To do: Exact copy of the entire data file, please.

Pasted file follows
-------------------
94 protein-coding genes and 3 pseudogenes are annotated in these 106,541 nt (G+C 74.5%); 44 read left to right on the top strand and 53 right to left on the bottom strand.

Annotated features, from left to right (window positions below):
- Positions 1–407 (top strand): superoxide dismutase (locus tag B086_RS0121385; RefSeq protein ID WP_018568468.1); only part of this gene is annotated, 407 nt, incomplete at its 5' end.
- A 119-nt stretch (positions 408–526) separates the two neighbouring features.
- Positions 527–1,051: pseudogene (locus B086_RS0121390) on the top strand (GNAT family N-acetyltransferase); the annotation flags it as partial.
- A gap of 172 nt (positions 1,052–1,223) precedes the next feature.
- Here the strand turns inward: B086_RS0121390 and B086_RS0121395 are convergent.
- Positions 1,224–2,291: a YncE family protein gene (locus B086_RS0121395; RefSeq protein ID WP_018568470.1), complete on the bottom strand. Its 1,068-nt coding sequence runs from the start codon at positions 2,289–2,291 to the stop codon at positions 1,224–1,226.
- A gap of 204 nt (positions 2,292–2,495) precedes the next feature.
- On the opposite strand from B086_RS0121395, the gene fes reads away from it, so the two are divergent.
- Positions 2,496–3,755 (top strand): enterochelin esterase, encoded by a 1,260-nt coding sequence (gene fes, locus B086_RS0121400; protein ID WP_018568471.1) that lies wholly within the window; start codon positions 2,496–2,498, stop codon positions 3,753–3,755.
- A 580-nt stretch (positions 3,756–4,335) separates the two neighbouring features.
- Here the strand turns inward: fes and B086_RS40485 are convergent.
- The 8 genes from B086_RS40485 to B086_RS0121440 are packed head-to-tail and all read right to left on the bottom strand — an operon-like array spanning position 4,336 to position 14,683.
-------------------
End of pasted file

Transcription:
94 protein-coding genes and 3 pseudogenes are annotated in these 106,541 nt (G+C 74.5%); 44 read left to right on the top strand and 53 right to left on the bottom strand.

Annotated features, from left to right (window positions below):
- Positions 1–407 (top strand): superoxide dismutase (locus tag B086_RS0121385; RefSeq protein ID WP_018568468.1); only part of this gene is annotated, 407 nt, incomplete at its 5' end.
- A 119-nt stretch (positions 408–526) separates the two neighbouring features.
- Positions 527–1,051: pseudogene (locus B086_RS0121390) on the top strand (GNAT family N-acetyltransferase); the annotation flags it as partial.
- A gap of 172 nt (positions 1,052–1,223) precedes the next feature.
- Here the strand turns inward: B086_RS0121390 and B086_RS0121395 are convergent.
- Positions 1,224–2,291: a YncE family protein gene (locus B086_RS0121395; RefSeq protein ID WP_018568470.1), complete on the bottom strand. Its 1,068-nt coding sequence runs from the start codon at positions 2,289–2,291 to the stop codon at positions 1,224–1,226.
- A gap of 204 nt (positions 2,292–2,495) precedes the next feature.
- On the opposite strand from B086_RS0121395, the gene fes reads away from it, so the two are divergent.
- Positions 2,496–3,755 (top strand): enterochelin esterase, encoded by a 1,260-nt coding sequence (gene fes, locus B086_RS0121400; protein ID WP_018568471.1) that lies wholly within the window; start codon positions 2,496–2,498, stop codon positions 3,753–3,755.
- A 580-nt stretch (positions 3,756–4,335) separates the two neighbouring features.
- Here the strand turns inward: fes and B086_RS40485 are convergent.
- The 8 genes from B086_RS40485 to B086_RS0121440 are packed head-to-tail and all read right to left on the bottom strand — an operon-like array spanning position 4,336 to position 14,683.